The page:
Survey confirms that banks are preferred suppliers of open banking services, but must fight to maintain position as TPPs evolve the category.
The overwhelming majority of consumers would prefer their main bank, as opposed to other banks or third-party providers (TPPs), to be their primary source of open banking services, a new pan-European study from Mobey Forum and Aite Group has revealed.
The report, entitled ‘Open Banking: Open Minds? Consumer appetites for open banking services’, draws on a online quantitative survey of over 1000 consumers in Finland, France, Germany, Spain, and the United Kingdom. Conducted in June 2019 by Aite Group, the survey highlights the opportunity for banks to create new open banking services and emphasises that the window during which consumers are hesitant to share account data with other banks and TPPs will close as the category quickly evolves.
“It’s crucial that banks act on their short-term advantage quickly to avoid disintermediation by TPPs as the open banking market evolves,” comments Elina Mattila, Executive Director, Mobey Forum.
“Consumers trust their banks because no-one else does data security and privacy like they do – it’s a cornerstone of their success. Consumer confidence in third party banking services, however, continues to grow. Open banking is the next chapter in the digitalisation story and a new generation of agile, specialist TPPs is forming to capitalise on API-based payment and data services. If banks want to protect their place at the forefront of the industry they need to act now, either to offer TPP services under their own brands, or to create their own. Either way, they need to move before the TPPs can establish an independent base.”
Despite open banking’s infancy, the study reveals that already approximately one third of consumers are either ‘very interested’ or ‘extremely interested’ in five open banking enabled use-cases: account information services (32%), pay by bank (33%), purchase financing (25%), product comparison (35%), and identity check (35%).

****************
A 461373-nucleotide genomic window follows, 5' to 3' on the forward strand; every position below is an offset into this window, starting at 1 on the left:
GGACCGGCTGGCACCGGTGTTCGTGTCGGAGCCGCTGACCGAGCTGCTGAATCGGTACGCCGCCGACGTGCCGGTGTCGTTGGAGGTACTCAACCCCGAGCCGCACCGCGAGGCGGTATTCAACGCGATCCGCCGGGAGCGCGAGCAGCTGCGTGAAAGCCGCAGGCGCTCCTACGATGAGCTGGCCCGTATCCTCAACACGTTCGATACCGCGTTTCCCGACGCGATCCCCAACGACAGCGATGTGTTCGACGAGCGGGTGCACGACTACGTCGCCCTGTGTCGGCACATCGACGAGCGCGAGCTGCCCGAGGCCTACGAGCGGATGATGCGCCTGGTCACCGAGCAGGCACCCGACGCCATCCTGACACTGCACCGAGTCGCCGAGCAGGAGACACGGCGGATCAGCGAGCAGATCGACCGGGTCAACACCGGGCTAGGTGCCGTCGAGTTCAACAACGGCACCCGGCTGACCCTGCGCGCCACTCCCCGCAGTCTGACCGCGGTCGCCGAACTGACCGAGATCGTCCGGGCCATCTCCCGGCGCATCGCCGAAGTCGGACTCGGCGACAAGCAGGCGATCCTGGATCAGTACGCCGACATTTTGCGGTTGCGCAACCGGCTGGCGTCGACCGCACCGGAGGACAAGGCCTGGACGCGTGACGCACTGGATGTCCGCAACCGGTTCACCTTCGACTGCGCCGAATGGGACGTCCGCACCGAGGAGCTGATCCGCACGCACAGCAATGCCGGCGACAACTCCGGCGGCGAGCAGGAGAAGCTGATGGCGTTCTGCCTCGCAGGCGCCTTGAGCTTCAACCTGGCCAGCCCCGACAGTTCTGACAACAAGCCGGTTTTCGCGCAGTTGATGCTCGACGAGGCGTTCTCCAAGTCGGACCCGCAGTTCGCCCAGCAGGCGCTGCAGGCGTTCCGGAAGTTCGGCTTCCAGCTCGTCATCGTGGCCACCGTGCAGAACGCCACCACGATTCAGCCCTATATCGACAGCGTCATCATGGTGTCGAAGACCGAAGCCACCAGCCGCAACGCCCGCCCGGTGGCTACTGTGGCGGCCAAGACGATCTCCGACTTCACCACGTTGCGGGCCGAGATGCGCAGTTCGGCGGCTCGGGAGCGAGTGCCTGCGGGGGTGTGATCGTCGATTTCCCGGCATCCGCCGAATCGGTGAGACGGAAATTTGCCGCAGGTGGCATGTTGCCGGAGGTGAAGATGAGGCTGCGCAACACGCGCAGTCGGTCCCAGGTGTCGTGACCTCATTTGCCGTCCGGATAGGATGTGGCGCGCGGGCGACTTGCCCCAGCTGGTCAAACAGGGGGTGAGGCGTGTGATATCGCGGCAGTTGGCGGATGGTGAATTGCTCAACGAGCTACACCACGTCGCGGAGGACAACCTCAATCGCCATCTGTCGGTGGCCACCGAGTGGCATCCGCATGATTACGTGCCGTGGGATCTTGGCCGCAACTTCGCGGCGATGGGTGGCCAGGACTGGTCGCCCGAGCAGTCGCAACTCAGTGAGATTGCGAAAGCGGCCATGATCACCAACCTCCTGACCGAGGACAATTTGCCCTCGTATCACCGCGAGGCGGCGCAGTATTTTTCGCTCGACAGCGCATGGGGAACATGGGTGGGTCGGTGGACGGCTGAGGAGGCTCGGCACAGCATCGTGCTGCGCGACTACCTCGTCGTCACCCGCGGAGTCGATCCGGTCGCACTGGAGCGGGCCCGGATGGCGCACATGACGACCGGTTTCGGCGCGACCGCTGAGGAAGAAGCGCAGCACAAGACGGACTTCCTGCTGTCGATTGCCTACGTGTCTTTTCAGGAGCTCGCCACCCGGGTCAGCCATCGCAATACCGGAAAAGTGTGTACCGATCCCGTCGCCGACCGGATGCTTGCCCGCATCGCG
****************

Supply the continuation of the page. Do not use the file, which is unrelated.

Security and privacy, however, are cited as the main factors inhibiting adoption among those consumers expressing concerns. The report contends that banks should pay strong attention to these differentiating factors when launching open banking services, as competition for consumer trust increases.
The report also explores under which circumstances consumers might be willing to deprioritise trust and, instead, favour convenience and usability. When questioned over their willingness to adopt a new payment method, for example, 91% respondents indicated that they could be tempted to switch either by financial incentives or the promise of greater convenience.
“Trust alone is not enough,” adds Mario Brkic, co-chair of Mobey Forum’s Open Banking Expert Group, George Labs. “Banks must also focus on developing services with convenience and usability in mind. People are already willing to give huge amounts of their personal and financial information to brands like Google, Amazon, Facebook and Apple. When the services deliver real value, they are ready to share data. Many open banking TPPs can respond to consumer demand faster than traditional banks can, so the race is on. The real winners in open banking will be those that can provide superior customer experiences under a trusted brand.”
Open Banking: Open Minds? Consumer appetites for open banking services provides banks and other financial services stakeholders with a market view on consumer appetites toward new open banking services and explores the possible roadblocks to consumer adoption.
Mobey Forum is the global industry association empowering banks and other financial institutions to shape the future of digital financial services.
„Though Libra has met with fierce resistance from central banks and supervisory authorities and might never see the light of day, in many other cases tech firms (both start-ups and established big players) have successfully captured bits and pieces of universal banks’ traditional value chain. This trend may only intensify in the coming years. In this environment, European banks remain squeezed.”